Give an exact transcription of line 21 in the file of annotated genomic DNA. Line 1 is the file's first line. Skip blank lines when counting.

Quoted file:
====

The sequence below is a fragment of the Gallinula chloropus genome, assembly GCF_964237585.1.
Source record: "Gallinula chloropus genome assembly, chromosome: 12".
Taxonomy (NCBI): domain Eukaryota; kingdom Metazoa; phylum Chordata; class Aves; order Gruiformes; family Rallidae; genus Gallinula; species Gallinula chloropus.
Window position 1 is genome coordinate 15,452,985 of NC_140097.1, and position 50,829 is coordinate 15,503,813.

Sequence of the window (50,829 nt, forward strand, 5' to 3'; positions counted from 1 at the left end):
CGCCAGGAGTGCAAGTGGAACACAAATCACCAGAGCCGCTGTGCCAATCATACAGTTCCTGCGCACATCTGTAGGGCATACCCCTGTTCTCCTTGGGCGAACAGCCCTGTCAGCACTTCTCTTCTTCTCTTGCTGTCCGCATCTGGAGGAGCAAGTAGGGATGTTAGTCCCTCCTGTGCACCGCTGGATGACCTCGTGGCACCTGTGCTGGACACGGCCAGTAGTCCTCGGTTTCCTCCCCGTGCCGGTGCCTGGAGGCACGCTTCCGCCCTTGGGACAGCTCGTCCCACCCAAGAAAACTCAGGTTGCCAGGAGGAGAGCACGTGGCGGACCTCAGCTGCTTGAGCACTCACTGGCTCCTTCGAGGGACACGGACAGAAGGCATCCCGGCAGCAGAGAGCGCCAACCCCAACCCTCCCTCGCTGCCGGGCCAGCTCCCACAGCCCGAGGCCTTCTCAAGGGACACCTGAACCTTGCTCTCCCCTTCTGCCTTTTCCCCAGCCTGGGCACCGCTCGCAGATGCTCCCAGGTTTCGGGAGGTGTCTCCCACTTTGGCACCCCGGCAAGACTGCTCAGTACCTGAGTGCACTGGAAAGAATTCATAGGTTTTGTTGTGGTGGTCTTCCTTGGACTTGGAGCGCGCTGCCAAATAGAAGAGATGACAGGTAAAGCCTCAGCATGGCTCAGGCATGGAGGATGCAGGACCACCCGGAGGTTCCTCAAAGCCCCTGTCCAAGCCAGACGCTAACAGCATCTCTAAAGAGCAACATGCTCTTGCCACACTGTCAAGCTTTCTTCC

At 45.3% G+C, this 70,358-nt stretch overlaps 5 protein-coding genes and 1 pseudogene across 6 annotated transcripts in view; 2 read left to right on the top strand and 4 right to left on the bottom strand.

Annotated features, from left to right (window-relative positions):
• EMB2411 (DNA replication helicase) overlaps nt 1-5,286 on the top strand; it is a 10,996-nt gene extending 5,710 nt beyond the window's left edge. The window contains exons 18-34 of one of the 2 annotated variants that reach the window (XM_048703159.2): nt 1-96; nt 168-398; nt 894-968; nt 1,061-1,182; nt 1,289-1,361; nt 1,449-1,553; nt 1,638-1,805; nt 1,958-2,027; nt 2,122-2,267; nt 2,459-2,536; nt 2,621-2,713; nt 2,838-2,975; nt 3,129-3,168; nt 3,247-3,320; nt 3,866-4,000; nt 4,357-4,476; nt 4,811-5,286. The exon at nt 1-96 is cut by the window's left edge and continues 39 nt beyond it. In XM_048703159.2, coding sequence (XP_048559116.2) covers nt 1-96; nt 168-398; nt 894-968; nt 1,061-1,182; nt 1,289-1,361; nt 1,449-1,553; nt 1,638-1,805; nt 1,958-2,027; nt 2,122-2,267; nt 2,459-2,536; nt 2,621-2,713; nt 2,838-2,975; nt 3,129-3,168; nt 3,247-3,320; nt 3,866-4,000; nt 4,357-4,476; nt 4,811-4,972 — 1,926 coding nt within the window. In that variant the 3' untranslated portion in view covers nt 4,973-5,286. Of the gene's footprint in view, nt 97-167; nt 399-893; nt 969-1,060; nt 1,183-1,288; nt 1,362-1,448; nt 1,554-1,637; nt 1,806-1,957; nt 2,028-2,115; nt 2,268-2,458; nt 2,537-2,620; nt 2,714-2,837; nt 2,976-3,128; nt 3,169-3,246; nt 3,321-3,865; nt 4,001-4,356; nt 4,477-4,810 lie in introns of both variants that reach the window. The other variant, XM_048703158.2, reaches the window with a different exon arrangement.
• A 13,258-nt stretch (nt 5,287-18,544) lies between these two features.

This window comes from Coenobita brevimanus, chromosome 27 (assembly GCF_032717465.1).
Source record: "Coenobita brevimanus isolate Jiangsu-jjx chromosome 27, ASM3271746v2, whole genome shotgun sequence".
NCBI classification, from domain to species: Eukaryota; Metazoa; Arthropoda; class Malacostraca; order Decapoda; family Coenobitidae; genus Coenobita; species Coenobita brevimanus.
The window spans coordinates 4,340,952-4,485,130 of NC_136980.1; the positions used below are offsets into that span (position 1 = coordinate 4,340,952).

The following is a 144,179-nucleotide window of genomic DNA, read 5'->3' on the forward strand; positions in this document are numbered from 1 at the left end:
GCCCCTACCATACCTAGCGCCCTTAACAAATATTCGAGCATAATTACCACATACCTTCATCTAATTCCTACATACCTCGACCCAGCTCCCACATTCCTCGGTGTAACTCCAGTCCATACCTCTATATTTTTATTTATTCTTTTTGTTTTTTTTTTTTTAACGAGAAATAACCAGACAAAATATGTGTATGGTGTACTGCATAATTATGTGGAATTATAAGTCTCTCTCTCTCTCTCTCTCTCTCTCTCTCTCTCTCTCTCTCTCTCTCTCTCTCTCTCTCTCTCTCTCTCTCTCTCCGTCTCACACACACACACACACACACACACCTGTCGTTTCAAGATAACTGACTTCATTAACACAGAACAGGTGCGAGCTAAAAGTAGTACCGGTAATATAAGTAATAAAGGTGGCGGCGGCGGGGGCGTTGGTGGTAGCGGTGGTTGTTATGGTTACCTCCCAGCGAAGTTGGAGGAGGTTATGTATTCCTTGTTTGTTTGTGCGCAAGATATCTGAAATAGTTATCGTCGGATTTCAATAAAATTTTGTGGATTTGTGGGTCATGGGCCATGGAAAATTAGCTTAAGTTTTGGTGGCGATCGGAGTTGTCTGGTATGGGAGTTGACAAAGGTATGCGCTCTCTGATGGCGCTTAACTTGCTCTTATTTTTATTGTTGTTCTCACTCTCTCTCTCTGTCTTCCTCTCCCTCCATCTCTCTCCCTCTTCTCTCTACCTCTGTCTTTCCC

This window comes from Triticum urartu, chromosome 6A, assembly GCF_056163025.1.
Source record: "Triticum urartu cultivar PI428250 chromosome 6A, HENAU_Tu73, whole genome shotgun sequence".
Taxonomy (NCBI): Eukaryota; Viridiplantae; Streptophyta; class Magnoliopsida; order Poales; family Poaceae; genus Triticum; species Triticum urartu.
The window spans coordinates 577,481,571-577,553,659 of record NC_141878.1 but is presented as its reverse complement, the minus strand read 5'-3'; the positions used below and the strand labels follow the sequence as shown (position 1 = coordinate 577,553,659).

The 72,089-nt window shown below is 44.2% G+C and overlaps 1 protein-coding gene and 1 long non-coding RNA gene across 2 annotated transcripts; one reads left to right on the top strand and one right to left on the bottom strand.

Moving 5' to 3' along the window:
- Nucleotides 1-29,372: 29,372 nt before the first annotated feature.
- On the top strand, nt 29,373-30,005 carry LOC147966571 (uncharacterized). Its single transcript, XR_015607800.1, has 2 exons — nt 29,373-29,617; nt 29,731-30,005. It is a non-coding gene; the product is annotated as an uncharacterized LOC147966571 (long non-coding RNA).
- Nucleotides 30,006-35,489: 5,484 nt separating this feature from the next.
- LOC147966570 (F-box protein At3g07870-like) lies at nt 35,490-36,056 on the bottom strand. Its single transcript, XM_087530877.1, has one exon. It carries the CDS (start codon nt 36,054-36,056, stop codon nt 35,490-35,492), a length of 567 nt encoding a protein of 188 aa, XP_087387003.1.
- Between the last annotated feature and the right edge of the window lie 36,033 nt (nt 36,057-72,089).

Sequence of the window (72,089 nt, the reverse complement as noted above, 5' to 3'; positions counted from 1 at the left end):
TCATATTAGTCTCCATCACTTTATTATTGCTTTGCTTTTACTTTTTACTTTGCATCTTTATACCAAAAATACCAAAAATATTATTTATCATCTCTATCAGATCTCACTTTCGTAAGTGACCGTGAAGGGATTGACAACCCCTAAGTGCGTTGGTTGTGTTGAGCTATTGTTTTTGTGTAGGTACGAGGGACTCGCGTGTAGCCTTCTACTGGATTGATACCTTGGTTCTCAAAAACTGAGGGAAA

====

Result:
The 72,089-nt window shown below is 44.2% G+C and overlaps 1 protein-coding gene and 1 long non-coding RNA gene across 2 annotated transcripts; one reads left to right on the top strand and one right to left on the bottom strand.